'When you play good, sometimes it doesn't go your way': Leafs insist they're not panicking
Toronto Maple Leafs head coach Mike Babcock looks on during the final seconds of play during third period NHL hockey action against the Calgary Flames in Toronto on Monday, October 29, 2018. THE CANADIAN PRESS/Nathan Denette
Joshua Clipperton, The Canadian Press
Published Friday, November 2, 2018 5:59PM EDT
TORONTO -- John Tavares moved in on a 2-on-1 break and inexplicably saw the puck roll off his stick at the critical moment.
Mitch Marner was there for the follow-up chance only to flub his initial attempt before whipping a second, wild effort high and wide.
That third-period sequence from Toronto's stars summed up the Maple Leafs' frustrating 2-1 home loss to the Dallas Stars on Thursday.
The chances and the effort were there -- the Leafs held a 64-39 edge in attempts on goal -- following Monday's listless performance in a 3-1 defeat to the Calgary Flames at Scotiabank Arena.
The finish and the bounces for a team suddenly struggling to score, however, was not.
"When you play good, sometimes it doesn't go your way ... we probably stole a game we didn't deserve to win earlier," Toronto head coach Mike Babcock said after Friday's practice. "I liked how hard we played, I liked how we eliminated their opportunities.
"Just stay with the process and keep doing good things."
The Leafs opened the season 6-1-0, scoring an NHL-high 33 times, but have found the back of the net on just 10 occasions since, including three combined goals in four home losses.
"We're happy with our game (against Dallas)," Marner said. "It's making sure we keep that work ethic up."
Getting a power play that was lethal early back on track is also key.
After going a ridiculous 9 for 19 on the man advantage over their first seven games, the Leafs are just 2 for 17 since, with both goals coming while Toronto was effectively up two players -- a 5-on-3 power play that had just ended against Calgary and a 6-on-4 edge with netminder Frederik Andersen pulled late against Dallas.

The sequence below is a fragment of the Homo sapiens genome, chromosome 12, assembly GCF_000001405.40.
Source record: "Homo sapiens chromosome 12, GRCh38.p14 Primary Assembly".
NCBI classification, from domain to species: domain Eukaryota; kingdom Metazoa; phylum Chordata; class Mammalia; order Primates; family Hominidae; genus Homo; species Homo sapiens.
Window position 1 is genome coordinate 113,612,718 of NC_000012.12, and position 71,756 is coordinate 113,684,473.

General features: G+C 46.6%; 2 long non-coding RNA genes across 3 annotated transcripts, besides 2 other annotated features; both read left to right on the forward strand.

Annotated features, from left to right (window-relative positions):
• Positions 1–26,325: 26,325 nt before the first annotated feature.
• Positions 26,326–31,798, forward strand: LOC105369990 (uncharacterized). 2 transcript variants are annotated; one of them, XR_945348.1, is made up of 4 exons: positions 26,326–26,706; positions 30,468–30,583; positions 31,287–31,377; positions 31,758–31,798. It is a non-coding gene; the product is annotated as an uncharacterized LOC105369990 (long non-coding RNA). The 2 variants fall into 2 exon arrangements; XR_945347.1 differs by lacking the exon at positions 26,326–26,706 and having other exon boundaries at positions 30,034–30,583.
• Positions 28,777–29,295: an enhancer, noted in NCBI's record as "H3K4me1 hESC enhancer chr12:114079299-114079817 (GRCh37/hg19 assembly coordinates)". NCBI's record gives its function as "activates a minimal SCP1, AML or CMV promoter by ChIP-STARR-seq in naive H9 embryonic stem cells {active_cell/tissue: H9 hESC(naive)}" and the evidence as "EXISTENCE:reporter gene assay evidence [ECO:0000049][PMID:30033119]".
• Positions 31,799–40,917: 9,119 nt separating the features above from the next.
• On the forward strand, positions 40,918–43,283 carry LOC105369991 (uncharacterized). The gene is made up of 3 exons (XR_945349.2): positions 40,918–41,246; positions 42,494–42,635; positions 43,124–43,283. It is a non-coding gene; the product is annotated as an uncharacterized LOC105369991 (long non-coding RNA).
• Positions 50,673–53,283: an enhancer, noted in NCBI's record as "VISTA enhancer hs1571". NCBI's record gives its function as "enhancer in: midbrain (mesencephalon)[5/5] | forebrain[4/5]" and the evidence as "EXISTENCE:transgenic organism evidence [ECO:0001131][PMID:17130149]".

"We need to get more pucks (to the front of the net)," Marner said of the power play. "Eventually they'll go in.
"We've just got to try to get those dirty ones."
Minus star centre Auston Matthews, who will be out until at least Nov. 26 with a sore shoulder, and the still-unsigned William Nylander, the Leafs are without two-thirds of what was projected to be their top line.
But there were indications Toronto's offence was starting to dry up even before Matthews went down.
The 21-year-old, who registered 10 goals and six assists in his first seven games, had been held off the scoresheet in four straight before last weekend's injury.
Tavares, who bolted the New York Islanders in free agency to sign a seven-year, US$77-million contract with Toronto, has seven goals and seven assists in 13 games, but the centre has scored just once in his last nine.
"I'm counted on to produce," said Tavares, whose team visits the Pittsburgh Penguins on Saturday. "When you have opportunities to capitalize, you think about it and you think about how you can make adjustments and how you can be better.
"(But) as I've learned over my career, letting that weigh you down inhibits you going forward."
Marner, meanwhile, has four goals and 12 assists on the year. He had five assists in four games before the loss to Dallas, but hasn't scored in his last six.
The 21-year-old did put up 24 points (seven goals, 17 assists) to lead Toronto in the 20 games Matthews missed last season with various injuries, but said he doesn't put any added pressure on himself to deliver when the team's best player is on the shelf.
"We've got a lot of guys in this locker room that can drive an offence," Marner said. "It can't be one guy.
"You need a whole forward group to buy in."
The Leafs (8-5-0) were shut out 3-0 by the Penguins (6-2-3) at home on Oct. 18 to begin their current run of four losses in the last six games, but are a perfect 5-0-0 on the road this season.
Tavares, who repeatedly went to battle with Penguins stars Sidney Crosby and Evgeni Malkin as division opponents during his time in New York, said he always enjoys taking on two of the world's best.
"There's no doubt that they'll be the driving force of their team, as they have been for the last 10 years," said Tavares, 28. "It's a great opportunity to raise your game and have that challenge ... it's a lot of fun."
What the Leafs could really use right now against Pittsburgh and moving forward is some secondary scoring.
While Nazem Kadri broke out of his early-season slump, Patrick Marleau has two goals through 13 games, Connor Brown has a solitary empty netter and Zach Hyman has yet to score despite his seven assists.
"We're looking for more balance," Babcock said. "Some of those guys that weren't getting chances are getting chances."
Marner said there's no reason to panic, adding the players know they will be rewarded if effort level remains high.
"We're a calm group," he said. "We know the firepower we have.
"Bounces aren't going our way right now, stuff happens like that."